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After 56 years, Nurse Betty retires from PMC

Nurse Betty to turn a hospital - a serious place, filled with many sick people but a place of daily recoveries, too - into more than just operations and tests and procedures.

A doctor named Chad Eller shook his head, not believing Nurse Betty would ever leave. Another doctor, Alex Espinal, refused to believe Nurse Betty could leave.

She has been there since the hospital existed, and before that, too, when it was called York General.

"The best," said Patt Lauckner, herself a nurse 42 years. "Nurse Betty. The one, the only."

In another ward where medicine tried to keep people alive, three nurses - Julie Mumford, Amy Casebolt and Allison Green - took turns hugging Nurse Betty on her last day.

"You can't go," Green said after the hug. "You just can't."

Medicine has changed with technology, but Nurse Betty has not changed.

"Computers are great, but it is people who are medicine," said Nurse Betty. "Patient care will always be a person taking care of a person."

That little nursing hat - a throwback to the days of Ike Eisenhower and Jack Kennedy, to nurses getting kissed by sailors after coming home from wars - well Nurse Betty had to have the hats made special just for her in recent years because she is the last nurse to wear such a hat.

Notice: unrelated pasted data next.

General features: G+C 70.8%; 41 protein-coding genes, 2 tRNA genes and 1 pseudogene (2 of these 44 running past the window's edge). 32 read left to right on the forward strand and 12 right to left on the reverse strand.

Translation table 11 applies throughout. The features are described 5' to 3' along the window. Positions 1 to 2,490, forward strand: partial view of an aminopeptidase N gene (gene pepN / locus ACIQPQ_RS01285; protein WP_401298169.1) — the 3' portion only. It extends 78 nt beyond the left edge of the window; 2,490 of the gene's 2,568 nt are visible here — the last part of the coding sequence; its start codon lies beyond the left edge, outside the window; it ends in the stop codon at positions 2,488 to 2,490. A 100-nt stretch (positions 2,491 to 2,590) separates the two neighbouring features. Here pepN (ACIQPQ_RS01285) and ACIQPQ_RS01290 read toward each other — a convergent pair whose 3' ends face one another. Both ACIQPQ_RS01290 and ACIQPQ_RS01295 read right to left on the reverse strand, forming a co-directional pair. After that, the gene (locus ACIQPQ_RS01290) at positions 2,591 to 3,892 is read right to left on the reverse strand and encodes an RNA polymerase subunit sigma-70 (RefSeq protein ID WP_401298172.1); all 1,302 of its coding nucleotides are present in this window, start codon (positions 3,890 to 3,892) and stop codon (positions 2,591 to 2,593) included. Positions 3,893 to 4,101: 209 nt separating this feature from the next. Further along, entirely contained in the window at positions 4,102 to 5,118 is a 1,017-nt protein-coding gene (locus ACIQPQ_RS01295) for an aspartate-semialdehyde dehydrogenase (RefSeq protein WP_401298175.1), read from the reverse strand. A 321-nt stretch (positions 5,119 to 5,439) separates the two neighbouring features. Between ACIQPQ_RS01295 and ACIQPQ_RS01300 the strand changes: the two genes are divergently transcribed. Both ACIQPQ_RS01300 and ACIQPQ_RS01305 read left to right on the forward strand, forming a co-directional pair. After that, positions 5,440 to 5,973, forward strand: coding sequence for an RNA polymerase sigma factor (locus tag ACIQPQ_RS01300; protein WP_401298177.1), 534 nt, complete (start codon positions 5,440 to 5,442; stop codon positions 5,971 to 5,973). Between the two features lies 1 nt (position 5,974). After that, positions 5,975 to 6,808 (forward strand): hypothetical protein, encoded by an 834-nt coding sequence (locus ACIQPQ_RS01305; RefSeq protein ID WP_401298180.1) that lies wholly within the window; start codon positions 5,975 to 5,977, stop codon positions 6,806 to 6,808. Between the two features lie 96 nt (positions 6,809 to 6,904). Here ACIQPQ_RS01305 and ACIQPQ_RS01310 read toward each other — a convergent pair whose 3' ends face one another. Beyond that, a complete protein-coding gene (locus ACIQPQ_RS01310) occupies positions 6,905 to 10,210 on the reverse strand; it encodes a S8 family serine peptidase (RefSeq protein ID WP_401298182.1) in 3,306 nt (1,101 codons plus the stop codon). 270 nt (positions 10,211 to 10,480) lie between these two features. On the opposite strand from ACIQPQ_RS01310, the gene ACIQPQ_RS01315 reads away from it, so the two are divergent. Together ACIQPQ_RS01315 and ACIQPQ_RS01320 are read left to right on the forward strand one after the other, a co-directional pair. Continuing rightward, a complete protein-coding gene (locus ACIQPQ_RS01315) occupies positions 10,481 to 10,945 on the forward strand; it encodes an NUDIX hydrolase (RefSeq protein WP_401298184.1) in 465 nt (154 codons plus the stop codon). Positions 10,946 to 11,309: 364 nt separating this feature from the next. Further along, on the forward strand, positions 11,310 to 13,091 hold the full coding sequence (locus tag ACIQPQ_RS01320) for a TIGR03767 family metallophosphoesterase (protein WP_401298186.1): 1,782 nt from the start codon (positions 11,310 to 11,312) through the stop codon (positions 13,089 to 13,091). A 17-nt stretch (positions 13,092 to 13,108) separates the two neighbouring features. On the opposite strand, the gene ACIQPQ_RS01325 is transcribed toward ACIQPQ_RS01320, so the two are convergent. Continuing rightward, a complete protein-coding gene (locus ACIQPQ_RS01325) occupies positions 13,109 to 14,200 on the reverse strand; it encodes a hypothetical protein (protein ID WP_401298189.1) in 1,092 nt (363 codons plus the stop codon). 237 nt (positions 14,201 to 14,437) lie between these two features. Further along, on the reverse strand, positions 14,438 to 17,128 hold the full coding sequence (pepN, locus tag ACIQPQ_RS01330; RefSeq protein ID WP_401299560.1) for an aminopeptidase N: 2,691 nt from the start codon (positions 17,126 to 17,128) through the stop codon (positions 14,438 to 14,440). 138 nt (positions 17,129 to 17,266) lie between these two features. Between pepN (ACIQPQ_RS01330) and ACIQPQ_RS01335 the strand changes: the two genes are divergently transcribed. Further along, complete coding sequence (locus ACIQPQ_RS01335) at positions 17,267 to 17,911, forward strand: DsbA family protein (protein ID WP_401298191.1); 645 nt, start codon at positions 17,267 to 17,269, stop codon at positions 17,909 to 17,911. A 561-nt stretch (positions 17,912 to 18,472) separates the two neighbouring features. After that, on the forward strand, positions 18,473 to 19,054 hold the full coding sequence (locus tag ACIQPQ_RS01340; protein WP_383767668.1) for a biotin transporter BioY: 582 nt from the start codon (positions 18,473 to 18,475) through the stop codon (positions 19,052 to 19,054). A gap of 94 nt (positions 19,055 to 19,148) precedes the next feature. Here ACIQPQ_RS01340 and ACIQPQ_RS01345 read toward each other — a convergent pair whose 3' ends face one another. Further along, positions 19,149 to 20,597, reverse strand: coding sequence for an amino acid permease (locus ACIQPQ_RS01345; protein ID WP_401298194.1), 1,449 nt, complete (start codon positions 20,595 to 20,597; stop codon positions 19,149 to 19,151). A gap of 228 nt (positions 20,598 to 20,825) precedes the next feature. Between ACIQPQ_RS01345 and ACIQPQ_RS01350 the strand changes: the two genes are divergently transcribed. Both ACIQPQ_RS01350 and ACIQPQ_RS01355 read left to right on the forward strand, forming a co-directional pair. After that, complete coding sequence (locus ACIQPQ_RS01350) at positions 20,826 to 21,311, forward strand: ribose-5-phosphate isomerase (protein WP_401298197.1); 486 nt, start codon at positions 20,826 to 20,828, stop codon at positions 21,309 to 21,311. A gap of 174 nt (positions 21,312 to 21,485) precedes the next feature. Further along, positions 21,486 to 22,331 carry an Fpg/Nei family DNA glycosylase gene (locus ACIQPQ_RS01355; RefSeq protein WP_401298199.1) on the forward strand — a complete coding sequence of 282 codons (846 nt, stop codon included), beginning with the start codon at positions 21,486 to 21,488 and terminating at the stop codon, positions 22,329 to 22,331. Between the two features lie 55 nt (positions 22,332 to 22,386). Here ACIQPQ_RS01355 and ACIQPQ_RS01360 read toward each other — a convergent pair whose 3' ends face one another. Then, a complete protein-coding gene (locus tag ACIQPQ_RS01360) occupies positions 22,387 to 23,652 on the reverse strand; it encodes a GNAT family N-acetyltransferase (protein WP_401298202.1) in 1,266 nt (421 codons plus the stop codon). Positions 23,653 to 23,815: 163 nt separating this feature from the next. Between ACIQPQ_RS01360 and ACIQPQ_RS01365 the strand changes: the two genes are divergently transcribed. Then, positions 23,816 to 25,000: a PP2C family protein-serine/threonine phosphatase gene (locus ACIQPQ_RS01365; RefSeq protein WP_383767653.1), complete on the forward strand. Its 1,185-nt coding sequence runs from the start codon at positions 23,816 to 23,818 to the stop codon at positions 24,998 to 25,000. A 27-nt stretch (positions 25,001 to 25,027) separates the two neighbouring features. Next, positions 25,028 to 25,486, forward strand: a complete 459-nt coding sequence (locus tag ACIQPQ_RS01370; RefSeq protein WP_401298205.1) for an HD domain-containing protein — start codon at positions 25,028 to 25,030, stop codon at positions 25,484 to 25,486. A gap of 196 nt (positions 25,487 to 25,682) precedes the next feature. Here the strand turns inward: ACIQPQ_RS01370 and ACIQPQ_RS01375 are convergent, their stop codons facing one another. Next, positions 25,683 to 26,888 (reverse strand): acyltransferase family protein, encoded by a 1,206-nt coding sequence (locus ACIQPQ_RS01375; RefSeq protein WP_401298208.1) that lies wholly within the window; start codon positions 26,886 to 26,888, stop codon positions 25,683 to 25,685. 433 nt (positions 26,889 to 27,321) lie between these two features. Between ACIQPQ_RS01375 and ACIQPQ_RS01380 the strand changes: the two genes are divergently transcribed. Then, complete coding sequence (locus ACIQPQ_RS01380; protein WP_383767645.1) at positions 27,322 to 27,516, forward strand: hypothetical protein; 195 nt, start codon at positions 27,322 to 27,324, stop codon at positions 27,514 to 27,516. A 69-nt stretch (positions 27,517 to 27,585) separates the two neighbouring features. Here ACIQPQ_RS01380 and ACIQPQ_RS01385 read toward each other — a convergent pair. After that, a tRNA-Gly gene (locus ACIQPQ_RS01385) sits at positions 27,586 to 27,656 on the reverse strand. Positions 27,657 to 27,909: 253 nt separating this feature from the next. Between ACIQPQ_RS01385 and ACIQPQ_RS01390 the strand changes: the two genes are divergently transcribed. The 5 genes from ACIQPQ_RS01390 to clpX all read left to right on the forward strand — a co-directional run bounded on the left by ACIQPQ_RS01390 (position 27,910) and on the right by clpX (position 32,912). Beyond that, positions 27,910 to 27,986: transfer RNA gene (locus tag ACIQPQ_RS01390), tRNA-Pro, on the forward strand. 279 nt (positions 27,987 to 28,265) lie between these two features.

Sometimes, through the doors of a ward, the bouncing hat atop the head is the only thing that can be seen. It is Nurse Betty's calling card, and Nurse Betty's alone.

"I love my nurse hat," she said.

The last couple of years, Nurse Betty had the title "patient ambassador." Her job was to see patients. For Nurse Betty, that means every patient. All of them. Some days, as many as 200.

So Nurse Betty arrived Monday with the sunrise and started rushing around as only Nurse Betty can do. All those new mothers, the babies, get the first visit.

Then it is a zig-zag tour throughout the floors of the hospital, a dizzying experience that no one but Nurse Betty has ever finished because her speed and route are beyond the ability of other mortals.

From 11 a.m. to 1 p.m. today at PMC, there will be a retirement celebration for Nurse Betty. She is supposed to arrive at 11 just for the event, where so many hundreds from her past and present will thank her.

But Nurse Betty has a surprise for everybody. She is going to arrive early, before sunrise, and make one last set of rounds. She will see the patients, look in on them, then see the mommas and babies one last time.

Nurse Betty was asked what she will wear for her last day, her party.

"My uniform!" Nurse Betty said. "I am a nurse. This is what I wear. I will wear it right to the end.

"And yes, I will be wearing my hat."

VIDEO: Nurse Betty makes final rounds

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